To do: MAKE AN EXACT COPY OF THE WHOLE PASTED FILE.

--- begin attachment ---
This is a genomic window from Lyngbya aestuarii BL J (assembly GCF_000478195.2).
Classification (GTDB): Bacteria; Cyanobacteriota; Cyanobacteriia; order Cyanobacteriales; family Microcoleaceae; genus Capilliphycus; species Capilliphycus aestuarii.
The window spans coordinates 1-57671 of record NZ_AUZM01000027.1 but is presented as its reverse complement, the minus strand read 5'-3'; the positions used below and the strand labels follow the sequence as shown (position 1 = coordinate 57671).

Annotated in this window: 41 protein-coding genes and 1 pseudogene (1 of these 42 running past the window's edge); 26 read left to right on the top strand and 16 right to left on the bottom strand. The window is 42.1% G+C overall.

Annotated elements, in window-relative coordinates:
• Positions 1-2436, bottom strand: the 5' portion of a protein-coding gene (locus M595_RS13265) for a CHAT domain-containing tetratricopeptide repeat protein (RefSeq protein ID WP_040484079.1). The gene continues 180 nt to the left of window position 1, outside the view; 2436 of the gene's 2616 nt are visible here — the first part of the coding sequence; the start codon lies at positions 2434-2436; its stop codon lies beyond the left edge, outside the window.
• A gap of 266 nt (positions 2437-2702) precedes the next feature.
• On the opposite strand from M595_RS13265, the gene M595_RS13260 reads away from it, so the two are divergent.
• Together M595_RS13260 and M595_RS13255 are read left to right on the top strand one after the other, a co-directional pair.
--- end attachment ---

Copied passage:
This is a genomic window from Lyngbya aestuarii BL J (assembly GCF_000478195.2).
Classification (GTDB): Bacteria; Cyanobacteriota; Cyanobacteriia; order Cyanobacteriales; family Microcoleaceae; genus Capilliphycus; species Capilliphycus aestuarii.
The window spans coordinates 1-57671 of record NZ_AUZM01000027.1 but is presented as its reverse complement, the minus strand read 5'-3'; the positions used below and the strand labels follow the sequence as shown (position 1 = coordinate 57671).

Annotated in this window: 41 protein-coding genes and 1 pseudogene (1 of these 42 running past the window's edge); 26 read left to right on the top strand and 16 right to left on the bottom strand. The window is 42.1% G+C overall.

Annotated elements, in window-relative coordinates:
• Positions 1-2436, bottom strand: the 5' portion of a protein-coding gene (locus M595_RS13265) for a CHAT domain-containing tetratricopeptide repeat protein (RefSeq protein ID WP_040484079.1). The gene continues 180 nt to the left of window position 1, outside the view; 2436 of the gene's 2616 nt are visible here — the first part of the coding sequence; the start codon lies at positions 2434-2436; its stop codon lies beyond the left edge, outside the window.
• A gap of 266 nt (positions 2437-2702) precedes the next feature.
• On the opposite strand from M595_RS13265, the gene M595_RS13260 reads away from it, so the two are divergent.
• Together M595_RS13260 and M595_RS13255 are read left to right on the top strand one after the other, a co-directional pair.